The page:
The Uganda National Examination Board (UNEB) has released the results of last year’s Primary Leaving Examinations. The results indicate an improved general performance compared to the previous year (2018) while in terms of gender, male candidates performed better than their female counterparts.
English and Social Studies were the best done subjects while candidates struggled in Mathematics and Science. As usual, cases of exam malpractice were reported and UNEB is still withholding results of 1,512 candidates as investigations are carried out.
UNEB Executive Secretary Dan Odongo said that schools whose results are withheld will be notified through their district inspectors of schools.
According to Mr Odongo, candidates who sat for last year’s PLE were 695,804 in total from 13,475 centers. Of these, 473,893 (68.2%) were from schools under the Universal Primary Education program while 221,912 were from private schools.
The PLE results of 2019 were read by the First Lady and Minister of education Janet Museveni at Kampala Parents School on Friday. The Minister was presented the results in a thick booklet by UNEB Chairperson Mary Okwakol.
Ms. Okwakol said that literacy has generally improved among the pupils as reported by the examiners and added that more learners will continue to join post-primary institutions and clarified that no exam papers leaked to candidates before last year’s exams.
“The correct position is that no papers leaked. The papers which were circulated were fake, I appeal to the media to always report correctly.” She said.
The Minister said that she was pleased with the increased literacy levels in the country but criticized the practice of charging parents pre-registration exam fees by schools which said is unfair and must stop.
“This practice of giving pre-registration examinations must stop. All children who go to school must have the opportunity to sit for the final exams. Media, you can help us in this area to inform the public that this practice must stop.” She said.
Meanwhile, the Minister also sounded a serious warning to those who engage in exam malpractice and called upon all stakeholders to step and stop it. Examiners revealed that during the course of marking exams they found disturbing expressions inside some scripts written by candidates such as; ‘This is not the paper we are to do’ and ‘This is not our examination.’
Such scripts were likely from candidates who had received fake exam papers before the final day of the exam. Mr Odongo said that many “gullible” schools engaged in buying these papers and used them to teach candidates overnight on the eve of the examination. He said that the culprits are waiting court action.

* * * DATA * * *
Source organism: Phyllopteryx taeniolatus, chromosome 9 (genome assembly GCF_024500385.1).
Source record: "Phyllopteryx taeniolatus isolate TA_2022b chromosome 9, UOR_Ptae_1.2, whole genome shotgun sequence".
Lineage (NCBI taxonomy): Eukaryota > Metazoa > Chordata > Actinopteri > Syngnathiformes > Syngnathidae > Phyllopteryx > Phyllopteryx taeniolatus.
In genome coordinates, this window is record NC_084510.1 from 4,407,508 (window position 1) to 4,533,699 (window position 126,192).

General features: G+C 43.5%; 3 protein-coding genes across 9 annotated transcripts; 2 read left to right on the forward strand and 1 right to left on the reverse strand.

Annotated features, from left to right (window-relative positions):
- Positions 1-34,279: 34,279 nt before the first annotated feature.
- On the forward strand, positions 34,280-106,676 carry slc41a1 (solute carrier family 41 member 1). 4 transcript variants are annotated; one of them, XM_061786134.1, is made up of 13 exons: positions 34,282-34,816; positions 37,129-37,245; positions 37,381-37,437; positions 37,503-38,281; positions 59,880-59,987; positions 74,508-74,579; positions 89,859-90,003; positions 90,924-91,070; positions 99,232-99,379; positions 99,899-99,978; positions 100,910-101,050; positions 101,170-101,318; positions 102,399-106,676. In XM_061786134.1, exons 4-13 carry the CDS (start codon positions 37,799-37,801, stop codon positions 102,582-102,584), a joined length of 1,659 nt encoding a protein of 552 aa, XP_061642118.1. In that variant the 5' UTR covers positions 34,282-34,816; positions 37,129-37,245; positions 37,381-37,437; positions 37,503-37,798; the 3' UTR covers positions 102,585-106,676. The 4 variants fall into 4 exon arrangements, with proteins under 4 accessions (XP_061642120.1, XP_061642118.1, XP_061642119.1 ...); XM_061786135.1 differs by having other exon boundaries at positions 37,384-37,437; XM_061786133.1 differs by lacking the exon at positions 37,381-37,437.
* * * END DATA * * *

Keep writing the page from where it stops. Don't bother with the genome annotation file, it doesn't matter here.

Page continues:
So far, 61 suspects have been arrested and charged with cases relating to exam malpractice and the major ones include external assistance given to candidates by third parties inside examination rooms.
Mrs. Museveni called upon the media to join hands with other stakeholders to fight the vice of exam malpractice and underlined that the “corrupt and fraudulent actions” of teachers involved might have caused the affected candidates to fail, adding that it is a sign of “serious inadequacies in teaching”.
“UNEB wishes to warn that from now on, the perpetrators of examination malpractice will be hunted down and brought to book,” warned Odongo. The body says that their examination security will accord a fair hearing to all the candidates whose exams are withheld and those who will be cleared will have their results released.
“After the hearings are concluded, the board will publish in the media the list of schools and districts from which results will have been cancelled.” Said Odongo.
The number of candidates sitting for PLE has been increasing by an average of 2.4% over the last five years according to Mr. Odongo. Another significant trend is that more girls than boys have been registered for PLE in the same period with last year figure indicating that 359,764 (51.7%) girls compared to 336,040 (48.3%) boys.
Candidates registered improved performance in SST and English at distinction level while pass level rose in Science but with dropped performance at distinction level.
“In both English and Mathematics, performance was poor in questions where candidates were required to apply knowledge in problem solving situations or express themselves freely. Candidates were more comfortable with questions that are direct and based on recall. This situation has persisted over the years.” Said Odongo.
On the positive side, candidates registered an improvement in their handwriting and presentation of work. There was a big reduction in the number of candidates scoring no mark at all compared to previous years.
Generally, last year’s candidates performed better than their counterparts of 2018 in divisions 1,2 and 3. A total of 617,150 candidates have qualified to join post-primary institutions compared to 599,593 in 2018.